1.This is an appeal from the judgment of the High Court of Kenya at Nakuru, (AN Ongeri, J). The appellant was charged with the offence of defilement contrary to Section 8(1) as read with Section 8(3) of the Sexual Offences Act No 3 of 2006. At the conclusion of the trial, the appellant was found guilty of the offence. He was convicted and sentenced to 22 years’ imprisonment.
2.The particulars of the offence were that: on December 6, 2010 in Narok South District within the then Rift Valley Province, the appellant inserted his genital organ into the genital organ of NK (name withheld), a child aged 14 years.
3.The prosecution’s case was that; the complainant, a 14-year-old girl, was herding goats when she met the appellant. The appellant was a casual worker. The appellant ordered the complainant to stop, after he had stared at her for a long time. He was holding a panga. He grabbed her by the collar and pulled off the orange skirt she was wearing. He then removed her biker and panty and penetrated the complainant’s vagina with his penis. She screamed. Her father came to her rescue. The father caught the appellant in the act. The matter was later reported to the police. The appellant was arrested and charged with the offence of defilement.
4.The learned Judge in his determination held that the evidence was watertight, the father of the complainant caught the appellant red-handed in the act. The appellant was well known to the complainant and her father, who properly identified him. The court held that the issue of contradictory evidence did not hold water.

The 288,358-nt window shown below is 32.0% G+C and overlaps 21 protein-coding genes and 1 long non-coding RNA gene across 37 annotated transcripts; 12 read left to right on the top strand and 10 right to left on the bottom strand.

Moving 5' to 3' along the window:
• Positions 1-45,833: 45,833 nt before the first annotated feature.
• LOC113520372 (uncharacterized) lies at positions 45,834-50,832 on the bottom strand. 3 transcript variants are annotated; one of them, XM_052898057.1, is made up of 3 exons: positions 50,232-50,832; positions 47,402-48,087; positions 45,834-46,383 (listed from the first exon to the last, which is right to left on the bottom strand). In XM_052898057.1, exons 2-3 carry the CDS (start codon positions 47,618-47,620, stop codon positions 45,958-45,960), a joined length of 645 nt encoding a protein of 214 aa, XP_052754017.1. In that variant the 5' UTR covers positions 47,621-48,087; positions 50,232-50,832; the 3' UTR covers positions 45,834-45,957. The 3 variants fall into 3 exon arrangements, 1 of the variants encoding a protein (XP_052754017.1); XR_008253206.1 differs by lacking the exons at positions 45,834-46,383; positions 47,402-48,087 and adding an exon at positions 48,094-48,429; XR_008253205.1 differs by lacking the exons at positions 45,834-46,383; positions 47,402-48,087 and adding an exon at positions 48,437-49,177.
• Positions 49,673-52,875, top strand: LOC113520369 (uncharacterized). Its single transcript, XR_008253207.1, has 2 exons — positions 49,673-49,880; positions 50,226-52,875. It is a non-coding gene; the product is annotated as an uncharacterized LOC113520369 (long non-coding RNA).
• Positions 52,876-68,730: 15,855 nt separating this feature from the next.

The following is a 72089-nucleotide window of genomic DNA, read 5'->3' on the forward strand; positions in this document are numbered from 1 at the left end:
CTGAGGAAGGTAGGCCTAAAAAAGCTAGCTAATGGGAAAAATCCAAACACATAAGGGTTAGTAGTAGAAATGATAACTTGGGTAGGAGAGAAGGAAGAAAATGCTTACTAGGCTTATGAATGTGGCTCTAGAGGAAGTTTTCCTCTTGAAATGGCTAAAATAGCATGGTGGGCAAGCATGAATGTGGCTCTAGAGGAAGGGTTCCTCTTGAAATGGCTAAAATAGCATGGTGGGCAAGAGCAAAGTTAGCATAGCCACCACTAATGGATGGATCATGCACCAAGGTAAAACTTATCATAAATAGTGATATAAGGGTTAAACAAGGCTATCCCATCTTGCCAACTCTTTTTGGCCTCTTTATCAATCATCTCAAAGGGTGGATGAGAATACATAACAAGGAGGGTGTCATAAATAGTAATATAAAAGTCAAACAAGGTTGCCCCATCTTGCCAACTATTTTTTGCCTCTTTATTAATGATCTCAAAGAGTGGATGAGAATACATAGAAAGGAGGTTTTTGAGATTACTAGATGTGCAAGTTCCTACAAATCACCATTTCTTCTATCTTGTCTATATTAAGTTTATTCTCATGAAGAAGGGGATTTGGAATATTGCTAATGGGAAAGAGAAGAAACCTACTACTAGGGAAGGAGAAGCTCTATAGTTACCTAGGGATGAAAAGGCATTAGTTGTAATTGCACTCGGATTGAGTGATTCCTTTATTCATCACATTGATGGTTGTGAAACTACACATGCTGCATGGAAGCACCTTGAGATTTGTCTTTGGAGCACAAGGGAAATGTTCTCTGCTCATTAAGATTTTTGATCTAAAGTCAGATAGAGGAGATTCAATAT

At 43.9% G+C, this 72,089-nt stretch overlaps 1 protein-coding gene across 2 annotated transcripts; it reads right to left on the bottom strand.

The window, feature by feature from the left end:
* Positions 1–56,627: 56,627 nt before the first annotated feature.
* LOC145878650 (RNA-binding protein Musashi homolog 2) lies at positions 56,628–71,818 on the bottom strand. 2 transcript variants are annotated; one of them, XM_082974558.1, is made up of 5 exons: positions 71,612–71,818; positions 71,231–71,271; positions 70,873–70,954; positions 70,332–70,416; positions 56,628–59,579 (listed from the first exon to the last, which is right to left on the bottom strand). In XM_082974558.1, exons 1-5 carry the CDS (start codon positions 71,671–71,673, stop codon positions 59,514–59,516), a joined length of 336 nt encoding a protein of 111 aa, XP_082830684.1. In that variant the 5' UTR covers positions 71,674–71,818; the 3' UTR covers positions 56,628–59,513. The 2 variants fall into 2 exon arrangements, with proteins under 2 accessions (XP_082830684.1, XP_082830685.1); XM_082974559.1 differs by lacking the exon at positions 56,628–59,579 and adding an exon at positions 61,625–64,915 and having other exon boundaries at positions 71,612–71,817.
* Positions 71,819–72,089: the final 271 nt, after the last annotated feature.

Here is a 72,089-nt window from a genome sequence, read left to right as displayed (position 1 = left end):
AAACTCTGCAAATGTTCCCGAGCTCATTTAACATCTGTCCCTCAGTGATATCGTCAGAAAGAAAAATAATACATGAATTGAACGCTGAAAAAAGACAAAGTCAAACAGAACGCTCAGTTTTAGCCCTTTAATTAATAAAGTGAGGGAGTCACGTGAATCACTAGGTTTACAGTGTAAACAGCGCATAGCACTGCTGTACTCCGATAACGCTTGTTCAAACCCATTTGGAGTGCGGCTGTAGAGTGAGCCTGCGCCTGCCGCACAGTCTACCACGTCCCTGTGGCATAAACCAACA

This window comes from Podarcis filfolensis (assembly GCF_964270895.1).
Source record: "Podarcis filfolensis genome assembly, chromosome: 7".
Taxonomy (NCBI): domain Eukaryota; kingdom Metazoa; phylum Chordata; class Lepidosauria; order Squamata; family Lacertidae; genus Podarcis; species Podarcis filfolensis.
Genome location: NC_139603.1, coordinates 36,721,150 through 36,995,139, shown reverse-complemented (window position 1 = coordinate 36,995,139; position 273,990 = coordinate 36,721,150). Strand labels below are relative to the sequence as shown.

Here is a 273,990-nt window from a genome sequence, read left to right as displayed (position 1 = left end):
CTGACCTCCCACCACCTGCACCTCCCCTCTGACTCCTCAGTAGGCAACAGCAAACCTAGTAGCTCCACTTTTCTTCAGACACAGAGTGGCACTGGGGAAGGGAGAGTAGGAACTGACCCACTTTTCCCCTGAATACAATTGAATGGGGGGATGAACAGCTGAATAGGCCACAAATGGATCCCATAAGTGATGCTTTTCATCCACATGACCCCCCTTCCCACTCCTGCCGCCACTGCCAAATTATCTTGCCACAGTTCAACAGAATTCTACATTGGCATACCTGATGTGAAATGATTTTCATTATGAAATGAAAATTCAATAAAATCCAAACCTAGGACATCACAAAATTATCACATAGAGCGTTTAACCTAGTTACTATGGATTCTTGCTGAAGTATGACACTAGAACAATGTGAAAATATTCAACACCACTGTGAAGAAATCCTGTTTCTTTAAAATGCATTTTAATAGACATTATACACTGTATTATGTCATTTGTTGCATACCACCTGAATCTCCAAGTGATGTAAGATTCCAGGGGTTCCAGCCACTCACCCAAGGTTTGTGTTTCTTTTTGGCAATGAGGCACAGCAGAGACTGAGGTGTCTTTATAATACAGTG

5.The learned Judge proceeded to hold that the conviction was secure, as there was overwhelming evidence against the appellant. The court observed that, there was no legal requirement that all witnesses mentioned must be heard. That the complainant’s evidence was corroborated by that of PW2, and the medical evidence on record confirmed penetration. Accordingly, the appellant’s appeal was dismissed.
6.Dissatisfied, the appellant lodged the present appeal. He raised five grounds of appeal and six supplementary grounds of appeal, the latter of which he expounded upon. The grounds were that the learned Judge erred in law in: finding that his fundamental rights were not violated, even though he was not informed of his right under Article 50(2) (g) (h) of the Constitution; relying on a defective and duplex charge sheet; relying on inconsistent and contradictory evidence; not finding that the medical report exonerated the appellant form the offence; not finding that the exhibits were produced illegally, as they were not listed as exhibits at the time of plea taking, and because they were not kept by the police; and that the learned Judge erred in not finding that his defence was plausible and raised enough doubts.
7.At the hearing of the appeal, the appellant was in person while the state was represented by Ms. Kisoo. Parties relied on their respective written submissions.
8.The appellant submitted that at the time of plea taking, he was not informed of his right to legal representation, nor was he warned of the severity of the charges. The appellant contended that the addition of subsection (3) in the judgment came too late in the day, and a grave violation as the prosecution did not make an application for substitution. He urged that the matter be referred for retrial. The appellant also argued that he was arrested on December 6, 2010 but the charge sheet indicated that he was arrested on December 8, 2010. He deemed that to be a violation of his rights under Article 49(1) (f) (i) (ii).